How To Pour Crankshaft Main Babbitt Bearings
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After it cools twenty minutes, the crankshaft may be jarred loose from its seat. The flanges may be filed to fit with a body file. There is no precise thickness of the flange required as the flywheels may be moved to control end thrust of the shaft. The corners of the bearings must be rounded to fit on the inner side of the bearing with a scraper. This lower half of the bearings should now provide perfect alignment of the crankshaft. It is advisable to check these three factors: (1) the gear teeth clearance, (2) the connecting rod and cap should have sufficient clearance at the base of the housing, depending of course on the size of the engine, (3) the horizontal alignment must permit the crankshaft to be turned freely, 360 degrees, without binding of the connecting rod bearing.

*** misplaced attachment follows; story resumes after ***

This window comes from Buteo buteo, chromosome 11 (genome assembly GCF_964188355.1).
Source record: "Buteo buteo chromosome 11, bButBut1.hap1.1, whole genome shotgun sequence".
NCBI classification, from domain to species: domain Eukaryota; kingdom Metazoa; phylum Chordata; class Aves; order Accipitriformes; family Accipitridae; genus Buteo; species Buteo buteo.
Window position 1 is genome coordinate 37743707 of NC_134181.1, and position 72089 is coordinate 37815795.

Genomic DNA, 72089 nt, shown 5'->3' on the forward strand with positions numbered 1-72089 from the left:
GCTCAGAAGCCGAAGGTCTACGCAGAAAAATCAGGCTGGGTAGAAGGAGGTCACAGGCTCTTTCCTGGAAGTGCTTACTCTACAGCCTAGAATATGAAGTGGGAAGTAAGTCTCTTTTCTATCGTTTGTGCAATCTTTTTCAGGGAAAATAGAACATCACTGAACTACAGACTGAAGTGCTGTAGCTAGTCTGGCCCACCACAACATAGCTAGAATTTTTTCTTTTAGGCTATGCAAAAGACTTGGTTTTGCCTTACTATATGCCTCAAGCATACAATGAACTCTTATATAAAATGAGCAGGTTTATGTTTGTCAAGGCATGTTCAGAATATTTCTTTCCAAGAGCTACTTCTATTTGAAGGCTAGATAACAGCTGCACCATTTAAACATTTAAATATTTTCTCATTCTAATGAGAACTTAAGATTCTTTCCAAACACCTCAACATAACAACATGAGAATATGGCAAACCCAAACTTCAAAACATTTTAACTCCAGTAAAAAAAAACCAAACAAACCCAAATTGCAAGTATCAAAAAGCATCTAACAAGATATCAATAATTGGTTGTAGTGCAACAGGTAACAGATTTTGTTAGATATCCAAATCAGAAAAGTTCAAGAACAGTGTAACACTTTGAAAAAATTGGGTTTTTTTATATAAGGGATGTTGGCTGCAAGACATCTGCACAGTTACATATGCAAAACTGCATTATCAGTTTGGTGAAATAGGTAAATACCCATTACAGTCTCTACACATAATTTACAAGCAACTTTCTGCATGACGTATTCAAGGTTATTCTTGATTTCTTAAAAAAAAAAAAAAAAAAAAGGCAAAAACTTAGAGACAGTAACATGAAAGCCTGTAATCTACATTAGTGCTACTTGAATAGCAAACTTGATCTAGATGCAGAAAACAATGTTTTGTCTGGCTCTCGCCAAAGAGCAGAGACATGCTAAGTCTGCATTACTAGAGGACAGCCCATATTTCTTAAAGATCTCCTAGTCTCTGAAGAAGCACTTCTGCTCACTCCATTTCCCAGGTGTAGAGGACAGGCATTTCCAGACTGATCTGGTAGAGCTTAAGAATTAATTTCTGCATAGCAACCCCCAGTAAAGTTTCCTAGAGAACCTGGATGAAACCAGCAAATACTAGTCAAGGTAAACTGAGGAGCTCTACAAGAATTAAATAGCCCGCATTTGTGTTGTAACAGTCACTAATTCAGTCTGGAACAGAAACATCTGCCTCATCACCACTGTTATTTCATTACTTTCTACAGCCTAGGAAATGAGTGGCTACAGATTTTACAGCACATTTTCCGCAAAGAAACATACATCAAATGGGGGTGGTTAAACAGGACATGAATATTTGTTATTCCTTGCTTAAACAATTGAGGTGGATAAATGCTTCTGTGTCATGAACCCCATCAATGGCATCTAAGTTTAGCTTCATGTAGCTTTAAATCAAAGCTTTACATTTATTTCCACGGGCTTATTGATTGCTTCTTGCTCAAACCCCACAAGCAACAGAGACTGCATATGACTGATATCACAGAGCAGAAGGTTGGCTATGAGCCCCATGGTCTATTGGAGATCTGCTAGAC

The next step is to pour the cap bearings. They may be poured one at a time. With one of the crankshaft washers in place to close the opening on the inside of the cap, secure the crankshaft in its new lower bearings with one of the old bearing caps. Cut a shim from asbestos for each side of the bearing. (Note the white appearance of the shim in the photo). This will keep the molten metal from fusing with the already finished lower bearing. Be sure it covers all the new babbitt, extending tightly to the crankshaft. Bolt the cap in place, centering it on the studs. Wedge the washer against the casting with a wood block.
Tip the engine over on its side, supported in a level position by wood blocks. To complete the cap flange, the metal clip used for the lower bearing may be wrapped around the casting and held in place with a 'C' clamp. (Note the clamp in the photo.) The metal form should be level with the flange for the lower half. Heat the bearing cap and the shaft with a torch, plug any pipe thread openings with a block of wood and proceed to pour the bearing. When cooled the cap may be jarred loose with a hammer. Repeat the procedure for the opposite bearing cap and complete the job of shimming and scraping to restore the bearings to last another fifty years.
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